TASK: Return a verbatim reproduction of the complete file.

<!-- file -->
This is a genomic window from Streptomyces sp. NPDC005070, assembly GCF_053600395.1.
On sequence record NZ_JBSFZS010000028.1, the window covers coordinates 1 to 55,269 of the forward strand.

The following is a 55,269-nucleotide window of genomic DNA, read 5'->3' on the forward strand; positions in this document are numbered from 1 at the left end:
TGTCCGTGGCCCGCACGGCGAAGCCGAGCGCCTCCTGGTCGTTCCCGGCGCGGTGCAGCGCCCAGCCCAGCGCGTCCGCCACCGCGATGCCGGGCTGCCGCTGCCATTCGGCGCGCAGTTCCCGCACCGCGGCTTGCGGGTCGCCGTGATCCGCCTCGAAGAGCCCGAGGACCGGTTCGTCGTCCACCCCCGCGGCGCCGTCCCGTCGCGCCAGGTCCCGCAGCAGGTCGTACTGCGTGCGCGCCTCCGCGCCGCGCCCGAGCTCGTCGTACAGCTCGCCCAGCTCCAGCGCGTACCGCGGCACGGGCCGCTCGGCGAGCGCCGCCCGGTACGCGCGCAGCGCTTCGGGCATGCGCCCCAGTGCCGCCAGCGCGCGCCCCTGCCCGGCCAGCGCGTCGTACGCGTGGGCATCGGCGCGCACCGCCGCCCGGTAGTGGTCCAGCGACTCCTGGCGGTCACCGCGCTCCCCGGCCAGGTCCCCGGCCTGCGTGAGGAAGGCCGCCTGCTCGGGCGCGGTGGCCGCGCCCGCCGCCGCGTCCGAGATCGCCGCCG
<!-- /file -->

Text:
This is a genomic window from Streptomyces sp. NPDC005070, assembly GCF_053600395.1.
On sequence record NZ_JBSFZS010000028.1, the window covers coordinates 1 to 55,269 of the forward strand.

The following is a 55,269-nucleotide window of genomic DNA, read 5'->3' on the forward strand; positions in this document are numbered from 1 at the left end:
TGTCCGTGGCCCGCACGGCGAAGCCGAGCGCCTCCTGGTCGTTCCCGGCGCGGTGCAGCGCCCAGCCCAGCGCGTCCGCCACCGCGATGCCGGGCTGCCGCTGCCATTCGGCGCGCAGTTCCCGCACCGCGGCTTGCGGGTCGCCGTGATCCGCCTCGAAGAGCCCGAGGACCGGTTCGTCGTCCACCCCCGCGGCGCCGTCCCGTCGCGCCAGGTCCCGCAGCAGGTCGTACTGCGTGCGCGCCTCCGCGCCGCGCCCGAGCTCGTCGTACAGCTCGCCCAGCTCCAGCGCGTACCGCGGCACGGGCCGCTCGGCGAGCGCCGCCCGGTACGCGCGCAGCGCTTCGGGCATGCGCCCCAGTGCCGCCAGCGCGCGCCCCTGCCCGGCCAGCGCGTCGTACGCGTGGGCATCGGCGCGCACCGCCGCCCGGTAGTGGTCCAGCGACTCCTGGCGGTCACCGCGCTCCCCGGCCAGGTCCCCGGCCTGCGTGAGGAAGGCCGCCTGCTCGGGCGCGGTGGCCGCGCCCGCCGCCGCGTCCGAGATCGCCGCCG